Monday, May 18, 2015

On A Monday

For a relaxing long week-end...

How is that "degrading" thing going?

The Iraqi city of Ramadi has fallen to Islamic State (IS) after government forces abandoned their positions, officials say.


Militants seized part of the town of Tadmur on Saturday, which is located on a strategic east-west route next to Palmyra's World Heritage-listed ruins. 

Nearly 300 have reportedly died in four days of fighting.

 Taking a break from the pointless destruction of priceless history.

Racism is alright when other people do it:

A couple and an 11-year-old boy were driven out of their home on a Quebec reserve by people protesting the presence of the woman's non-native boyfriend.

There are mixed opinions as to why residents of the Kahnawake reserve near Montreal are protesting the relationship between Amanda Deer and her non-native boyfriend. 

Protesters gathered outside Deer's home Sunday and demanded the family leave. She said she's not sure whether protesters were there because her boyfriend has a criminal record, or if it's because they were trying to enforce a territory law that says any Mohawk who marries or lives with a non-native must move away.

(Sidebar: yeah, that must be it.)

"Two people in the pro-eviction [group] and they were trying to break my front door down. They started handling the handle, banging on the door, banging on the porch, Deer said.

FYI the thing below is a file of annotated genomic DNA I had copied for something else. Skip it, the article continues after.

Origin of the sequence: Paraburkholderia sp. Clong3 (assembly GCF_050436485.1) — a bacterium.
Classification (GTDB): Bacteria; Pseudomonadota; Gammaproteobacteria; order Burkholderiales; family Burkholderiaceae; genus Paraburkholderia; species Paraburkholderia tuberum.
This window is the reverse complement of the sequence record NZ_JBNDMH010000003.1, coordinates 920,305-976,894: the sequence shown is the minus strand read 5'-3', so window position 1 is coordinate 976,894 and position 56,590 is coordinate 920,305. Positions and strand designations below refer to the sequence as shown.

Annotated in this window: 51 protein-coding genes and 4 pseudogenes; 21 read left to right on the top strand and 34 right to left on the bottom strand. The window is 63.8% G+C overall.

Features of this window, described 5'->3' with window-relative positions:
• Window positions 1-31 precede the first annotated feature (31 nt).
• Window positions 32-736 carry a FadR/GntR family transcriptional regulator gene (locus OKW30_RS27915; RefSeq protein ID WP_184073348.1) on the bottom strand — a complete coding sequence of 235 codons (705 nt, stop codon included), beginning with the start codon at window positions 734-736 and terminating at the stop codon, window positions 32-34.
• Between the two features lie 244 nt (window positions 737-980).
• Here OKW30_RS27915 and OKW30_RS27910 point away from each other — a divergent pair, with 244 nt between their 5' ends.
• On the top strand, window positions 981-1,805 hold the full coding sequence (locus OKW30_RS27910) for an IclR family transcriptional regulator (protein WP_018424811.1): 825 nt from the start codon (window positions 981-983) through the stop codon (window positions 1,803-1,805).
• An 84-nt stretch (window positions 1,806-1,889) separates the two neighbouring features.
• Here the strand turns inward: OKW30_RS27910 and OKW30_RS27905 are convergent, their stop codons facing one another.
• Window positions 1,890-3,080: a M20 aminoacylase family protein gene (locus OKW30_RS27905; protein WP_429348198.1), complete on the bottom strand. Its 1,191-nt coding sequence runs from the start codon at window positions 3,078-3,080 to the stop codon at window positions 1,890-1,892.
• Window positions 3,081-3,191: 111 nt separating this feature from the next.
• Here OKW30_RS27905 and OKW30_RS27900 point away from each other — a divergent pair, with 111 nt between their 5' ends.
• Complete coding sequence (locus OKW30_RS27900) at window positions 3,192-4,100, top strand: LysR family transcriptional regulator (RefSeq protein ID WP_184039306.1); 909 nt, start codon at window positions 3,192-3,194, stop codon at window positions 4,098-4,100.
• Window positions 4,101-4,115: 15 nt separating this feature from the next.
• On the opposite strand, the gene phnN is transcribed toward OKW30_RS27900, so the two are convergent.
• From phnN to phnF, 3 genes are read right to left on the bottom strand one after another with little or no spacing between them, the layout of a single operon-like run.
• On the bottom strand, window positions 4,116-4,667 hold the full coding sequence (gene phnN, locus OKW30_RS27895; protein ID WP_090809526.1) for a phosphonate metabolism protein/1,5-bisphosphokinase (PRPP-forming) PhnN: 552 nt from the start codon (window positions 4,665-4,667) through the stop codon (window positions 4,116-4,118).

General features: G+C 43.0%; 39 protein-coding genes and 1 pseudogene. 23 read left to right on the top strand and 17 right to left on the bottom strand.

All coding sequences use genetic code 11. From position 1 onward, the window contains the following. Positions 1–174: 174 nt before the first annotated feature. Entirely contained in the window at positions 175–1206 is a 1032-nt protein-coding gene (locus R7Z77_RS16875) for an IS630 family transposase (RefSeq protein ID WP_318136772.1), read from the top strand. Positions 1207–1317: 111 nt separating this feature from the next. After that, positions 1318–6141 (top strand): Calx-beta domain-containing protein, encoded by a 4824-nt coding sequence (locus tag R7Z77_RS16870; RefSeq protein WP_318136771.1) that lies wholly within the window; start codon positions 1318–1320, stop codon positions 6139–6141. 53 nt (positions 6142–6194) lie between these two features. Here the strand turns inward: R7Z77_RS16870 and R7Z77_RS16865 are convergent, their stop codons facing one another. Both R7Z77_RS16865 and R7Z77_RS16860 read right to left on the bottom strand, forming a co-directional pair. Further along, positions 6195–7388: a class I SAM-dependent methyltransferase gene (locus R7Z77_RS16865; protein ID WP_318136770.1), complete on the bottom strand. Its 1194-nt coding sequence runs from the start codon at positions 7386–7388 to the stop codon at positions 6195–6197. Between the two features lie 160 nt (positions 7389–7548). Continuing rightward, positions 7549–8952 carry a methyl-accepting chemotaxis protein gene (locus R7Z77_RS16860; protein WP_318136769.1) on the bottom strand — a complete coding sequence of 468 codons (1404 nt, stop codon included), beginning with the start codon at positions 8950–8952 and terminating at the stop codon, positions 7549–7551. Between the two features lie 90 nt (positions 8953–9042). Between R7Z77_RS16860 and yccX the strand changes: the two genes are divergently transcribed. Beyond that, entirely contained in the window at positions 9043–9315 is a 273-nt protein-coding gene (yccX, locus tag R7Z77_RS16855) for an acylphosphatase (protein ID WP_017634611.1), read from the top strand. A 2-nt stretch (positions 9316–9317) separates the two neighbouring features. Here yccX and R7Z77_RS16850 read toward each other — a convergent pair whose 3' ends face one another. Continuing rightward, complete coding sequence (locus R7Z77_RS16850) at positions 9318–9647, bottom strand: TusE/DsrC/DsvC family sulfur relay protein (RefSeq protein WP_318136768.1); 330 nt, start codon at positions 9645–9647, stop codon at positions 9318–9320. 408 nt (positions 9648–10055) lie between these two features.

"People were on the side of my porch in the back where the pool is. I had the back door gate locked by the pool, they're trying to kick it in. 'Get the f--k out of here, get the hell out of here. We want him out!' And the police are standing there doing nothing."
Whatever one does, do not point out the vile bigotry that keeps that reservation's engine running.

Sore losers:

Russia will be sanctioned after their players showed a lack of respect to Canada following a 6-1 loss in the final of the world championships in Prague, the International Ice Hockey Federation (IIHF) said on Monday.

Most of Russia's players left the ice straight after Sunday's defeat and headed for the dressing rooms without waiting for the national anthem of Canada to be played, which goes against the etiquette of the sport.

Scientists get a chance to study life on a newly-formed island:

The new Nishinoshima, a respectable 2.46 square kilometres (0.95 square miles), the Japan Coast Guard said in February -- roughly the size of 345 football pitches -- is currently almost all bare rock, formed from cooling lava.

But scientists say it will one day be humming with plant -- and possibly animal -- life, as nature moves in to what is being called a "natural laboratory" on one of the latest bits of real estate in the Pacific Ocean.

"We biologists are very much focusing on the new island because we'll be able to observe the starting point of evolutionary processes," said Naoki Kachi, professor and leader of Tokyo Metropolitan University's Ogasawara Research Committee.

After the volcanic activity calms down, "what will probably happen first will be the arrival of plants brought by ocean currents and attached to birds' feet," he said.

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